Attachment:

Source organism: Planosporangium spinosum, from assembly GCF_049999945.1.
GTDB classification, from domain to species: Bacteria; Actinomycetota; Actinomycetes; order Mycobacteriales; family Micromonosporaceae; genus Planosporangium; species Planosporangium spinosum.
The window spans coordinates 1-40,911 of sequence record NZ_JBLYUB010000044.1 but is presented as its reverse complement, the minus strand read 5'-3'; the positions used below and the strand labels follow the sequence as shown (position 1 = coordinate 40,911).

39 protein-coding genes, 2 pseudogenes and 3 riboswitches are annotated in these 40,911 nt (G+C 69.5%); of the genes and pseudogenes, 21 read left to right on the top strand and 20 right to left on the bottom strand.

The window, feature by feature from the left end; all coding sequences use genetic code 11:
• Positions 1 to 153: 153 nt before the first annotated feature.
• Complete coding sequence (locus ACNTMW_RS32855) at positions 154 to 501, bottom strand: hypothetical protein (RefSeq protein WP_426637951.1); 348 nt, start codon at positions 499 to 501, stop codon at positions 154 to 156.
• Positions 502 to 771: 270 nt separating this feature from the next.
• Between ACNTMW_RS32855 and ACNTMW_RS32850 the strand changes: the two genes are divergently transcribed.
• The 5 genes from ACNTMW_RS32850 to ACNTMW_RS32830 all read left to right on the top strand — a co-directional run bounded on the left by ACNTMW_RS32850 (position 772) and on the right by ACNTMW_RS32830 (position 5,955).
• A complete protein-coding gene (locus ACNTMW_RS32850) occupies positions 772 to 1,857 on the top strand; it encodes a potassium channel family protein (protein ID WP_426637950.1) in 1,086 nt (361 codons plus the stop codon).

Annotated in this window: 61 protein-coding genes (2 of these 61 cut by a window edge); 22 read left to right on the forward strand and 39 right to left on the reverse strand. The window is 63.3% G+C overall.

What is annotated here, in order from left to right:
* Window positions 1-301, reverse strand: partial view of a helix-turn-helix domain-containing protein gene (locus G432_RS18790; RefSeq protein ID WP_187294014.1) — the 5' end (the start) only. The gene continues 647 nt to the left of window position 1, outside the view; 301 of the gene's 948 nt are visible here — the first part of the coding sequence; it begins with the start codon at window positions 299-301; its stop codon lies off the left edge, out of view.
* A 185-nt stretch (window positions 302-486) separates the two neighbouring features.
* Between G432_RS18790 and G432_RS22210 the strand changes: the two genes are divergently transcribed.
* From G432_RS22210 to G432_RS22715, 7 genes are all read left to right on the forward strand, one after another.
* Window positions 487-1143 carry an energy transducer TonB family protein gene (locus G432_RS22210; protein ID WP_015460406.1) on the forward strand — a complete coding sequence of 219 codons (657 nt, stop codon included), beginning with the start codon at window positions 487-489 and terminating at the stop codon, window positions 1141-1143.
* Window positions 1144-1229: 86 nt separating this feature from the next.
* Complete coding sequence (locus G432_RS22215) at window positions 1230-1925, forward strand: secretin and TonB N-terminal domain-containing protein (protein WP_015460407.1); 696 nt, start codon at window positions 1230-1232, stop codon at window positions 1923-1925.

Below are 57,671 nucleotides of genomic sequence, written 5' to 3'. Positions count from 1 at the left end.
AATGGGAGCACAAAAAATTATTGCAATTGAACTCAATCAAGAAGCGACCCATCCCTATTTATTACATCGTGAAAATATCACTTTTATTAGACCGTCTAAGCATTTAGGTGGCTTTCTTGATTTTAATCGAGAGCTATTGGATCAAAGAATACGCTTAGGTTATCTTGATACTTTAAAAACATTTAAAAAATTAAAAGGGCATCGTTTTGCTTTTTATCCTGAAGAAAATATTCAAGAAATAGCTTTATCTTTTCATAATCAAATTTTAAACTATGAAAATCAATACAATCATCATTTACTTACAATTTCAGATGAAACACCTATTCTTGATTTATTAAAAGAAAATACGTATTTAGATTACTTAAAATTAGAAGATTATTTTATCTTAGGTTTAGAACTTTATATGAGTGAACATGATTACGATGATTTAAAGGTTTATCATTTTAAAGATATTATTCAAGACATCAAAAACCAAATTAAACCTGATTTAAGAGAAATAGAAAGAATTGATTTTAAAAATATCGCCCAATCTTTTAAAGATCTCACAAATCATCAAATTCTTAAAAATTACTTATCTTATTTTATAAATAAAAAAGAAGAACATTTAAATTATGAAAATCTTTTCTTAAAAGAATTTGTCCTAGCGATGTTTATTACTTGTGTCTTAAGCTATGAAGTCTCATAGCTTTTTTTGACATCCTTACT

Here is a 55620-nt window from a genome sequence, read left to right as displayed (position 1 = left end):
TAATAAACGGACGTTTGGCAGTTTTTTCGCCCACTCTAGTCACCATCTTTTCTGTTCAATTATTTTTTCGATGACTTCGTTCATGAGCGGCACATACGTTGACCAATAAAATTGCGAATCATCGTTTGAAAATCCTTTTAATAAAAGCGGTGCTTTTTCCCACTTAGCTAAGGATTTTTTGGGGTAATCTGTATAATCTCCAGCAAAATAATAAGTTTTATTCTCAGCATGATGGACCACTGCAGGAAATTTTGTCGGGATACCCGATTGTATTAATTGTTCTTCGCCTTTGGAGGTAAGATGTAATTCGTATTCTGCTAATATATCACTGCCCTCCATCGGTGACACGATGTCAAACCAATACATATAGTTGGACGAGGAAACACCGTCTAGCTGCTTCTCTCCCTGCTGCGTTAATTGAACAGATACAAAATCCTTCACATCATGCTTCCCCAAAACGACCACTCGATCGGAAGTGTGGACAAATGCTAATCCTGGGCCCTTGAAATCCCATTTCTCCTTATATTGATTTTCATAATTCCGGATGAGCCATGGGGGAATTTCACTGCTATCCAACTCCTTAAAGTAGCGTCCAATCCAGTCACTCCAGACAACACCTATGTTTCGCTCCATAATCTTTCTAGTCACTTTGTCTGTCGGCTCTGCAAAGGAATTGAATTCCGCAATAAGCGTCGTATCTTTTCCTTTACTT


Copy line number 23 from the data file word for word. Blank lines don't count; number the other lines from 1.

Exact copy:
Here is a 55620-nt window from a genome sequence, read left to right as displayed (position 1 = left end):